Abstract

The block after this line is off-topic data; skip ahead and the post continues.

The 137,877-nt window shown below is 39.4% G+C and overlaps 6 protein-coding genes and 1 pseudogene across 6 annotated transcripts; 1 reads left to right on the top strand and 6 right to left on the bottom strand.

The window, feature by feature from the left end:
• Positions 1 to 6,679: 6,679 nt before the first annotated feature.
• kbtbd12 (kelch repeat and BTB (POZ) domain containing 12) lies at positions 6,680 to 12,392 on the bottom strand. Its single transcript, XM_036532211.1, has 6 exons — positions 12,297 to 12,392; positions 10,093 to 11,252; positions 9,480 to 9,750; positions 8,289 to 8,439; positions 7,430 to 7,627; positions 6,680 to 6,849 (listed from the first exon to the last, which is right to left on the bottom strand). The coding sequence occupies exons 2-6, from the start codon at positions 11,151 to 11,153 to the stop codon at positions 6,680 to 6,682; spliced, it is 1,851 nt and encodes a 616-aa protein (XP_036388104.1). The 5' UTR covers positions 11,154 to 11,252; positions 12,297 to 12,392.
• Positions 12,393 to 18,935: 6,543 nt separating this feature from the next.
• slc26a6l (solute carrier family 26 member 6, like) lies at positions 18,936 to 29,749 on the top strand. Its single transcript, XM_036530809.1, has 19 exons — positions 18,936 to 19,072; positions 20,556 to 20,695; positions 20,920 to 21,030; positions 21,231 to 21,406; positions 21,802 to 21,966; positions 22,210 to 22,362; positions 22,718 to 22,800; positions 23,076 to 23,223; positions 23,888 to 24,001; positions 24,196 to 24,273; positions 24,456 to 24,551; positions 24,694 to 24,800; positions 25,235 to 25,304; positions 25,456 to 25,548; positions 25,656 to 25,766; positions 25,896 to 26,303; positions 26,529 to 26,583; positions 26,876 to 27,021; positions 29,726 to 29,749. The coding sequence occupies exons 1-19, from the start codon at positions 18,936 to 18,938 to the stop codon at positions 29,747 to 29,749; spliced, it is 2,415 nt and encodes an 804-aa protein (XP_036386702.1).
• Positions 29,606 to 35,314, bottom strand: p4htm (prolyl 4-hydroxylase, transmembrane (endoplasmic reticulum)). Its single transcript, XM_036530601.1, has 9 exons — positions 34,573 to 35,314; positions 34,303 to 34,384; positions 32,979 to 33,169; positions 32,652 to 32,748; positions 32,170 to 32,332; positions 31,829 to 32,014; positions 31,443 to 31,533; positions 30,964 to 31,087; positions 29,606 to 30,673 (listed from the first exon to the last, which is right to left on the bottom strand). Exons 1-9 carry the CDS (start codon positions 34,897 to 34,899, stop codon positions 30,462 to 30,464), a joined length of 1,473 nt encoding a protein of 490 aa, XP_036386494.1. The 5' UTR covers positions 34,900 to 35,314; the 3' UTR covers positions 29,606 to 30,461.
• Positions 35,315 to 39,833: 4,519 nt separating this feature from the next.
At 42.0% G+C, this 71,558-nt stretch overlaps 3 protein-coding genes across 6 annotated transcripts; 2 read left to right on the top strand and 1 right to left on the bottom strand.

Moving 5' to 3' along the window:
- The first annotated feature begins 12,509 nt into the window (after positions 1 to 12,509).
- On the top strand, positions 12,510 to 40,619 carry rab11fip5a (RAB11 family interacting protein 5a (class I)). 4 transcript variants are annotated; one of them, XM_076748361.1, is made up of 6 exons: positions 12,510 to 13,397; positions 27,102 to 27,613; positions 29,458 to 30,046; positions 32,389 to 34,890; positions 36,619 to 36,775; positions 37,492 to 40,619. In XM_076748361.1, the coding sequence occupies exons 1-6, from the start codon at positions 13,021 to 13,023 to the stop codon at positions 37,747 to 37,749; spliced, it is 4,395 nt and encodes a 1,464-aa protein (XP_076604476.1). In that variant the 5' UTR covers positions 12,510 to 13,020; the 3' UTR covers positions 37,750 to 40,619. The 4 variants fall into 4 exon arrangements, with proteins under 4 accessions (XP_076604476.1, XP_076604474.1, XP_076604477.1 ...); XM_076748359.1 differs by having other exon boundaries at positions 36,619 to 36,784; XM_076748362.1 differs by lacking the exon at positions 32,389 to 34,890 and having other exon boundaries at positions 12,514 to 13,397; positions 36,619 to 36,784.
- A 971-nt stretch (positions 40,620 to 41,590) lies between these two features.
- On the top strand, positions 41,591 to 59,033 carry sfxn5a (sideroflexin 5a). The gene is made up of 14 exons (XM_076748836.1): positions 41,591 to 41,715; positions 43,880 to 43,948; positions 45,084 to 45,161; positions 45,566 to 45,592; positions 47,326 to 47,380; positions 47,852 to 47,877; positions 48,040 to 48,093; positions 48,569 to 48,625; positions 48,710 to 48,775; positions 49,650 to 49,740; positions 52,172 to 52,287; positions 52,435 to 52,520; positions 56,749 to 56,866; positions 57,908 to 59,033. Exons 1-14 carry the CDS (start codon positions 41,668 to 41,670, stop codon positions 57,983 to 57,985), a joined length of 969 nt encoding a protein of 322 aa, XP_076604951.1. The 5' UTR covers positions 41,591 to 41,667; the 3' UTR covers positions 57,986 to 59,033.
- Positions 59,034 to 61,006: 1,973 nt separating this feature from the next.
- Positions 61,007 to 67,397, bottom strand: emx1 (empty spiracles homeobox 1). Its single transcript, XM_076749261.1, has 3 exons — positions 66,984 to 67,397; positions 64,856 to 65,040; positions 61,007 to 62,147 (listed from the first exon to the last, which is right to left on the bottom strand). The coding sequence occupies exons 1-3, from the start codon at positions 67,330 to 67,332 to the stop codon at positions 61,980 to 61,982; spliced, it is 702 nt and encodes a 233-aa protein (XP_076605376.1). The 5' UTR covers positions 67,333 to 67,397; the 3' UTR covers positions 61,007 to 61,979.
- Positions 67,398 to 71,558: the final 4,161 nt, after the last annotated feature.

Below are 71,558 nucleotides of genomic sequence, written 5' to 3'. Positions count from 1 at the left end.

Seismic stratigraphy, geometry, and sediment facies within the Oak Ridges Moraine (ORM) area of Ontario record major structural elements and surfaces of the Quaternary sedimentary sequence. The derived stratigraphic architecture can be used to identify the key elements of a regional erosional surface, represented by an unconformity in the subsurface, and associated overlying channel sediments. The erosional surface – unconformity forms a distinct time datum in the Quaternary sequence, which provides an important aid to lithostratigraphic correlation. The architecture also gives improved understanding of the effects of erosion on the late-glacial landscape. The surfaces of erosional drumlins and intervening troughs, and the beds and banks of meltwater channels in the ORM area, define the regional unconformity, highlighted by seismic profiles linked to continuously cored boreholes. These features are attributed to regional-scale, subglacial meltwater flow events. The sculpted surfaces, which are analogous to water-eroded forms, the presence of boulder lags and coarse-grained deposits on the regional erosional surface, and the channels with undulating profiles provide the vital supporting evidence for a meltwater interpretation. The inter-regional extent of the unconformity is inferred from the coherence of regional paleoflows and the extent of drumlinized uplands, tunnel channels, and scoured bedrock terrain across ∼75% of the landscape from the ORM area east and south to the Finger Lakes, New York. The implied magnitude of erosion suggests a pressing need for directed sedimentological study in those ocean basins that were probable depositional sites for flood deposits.

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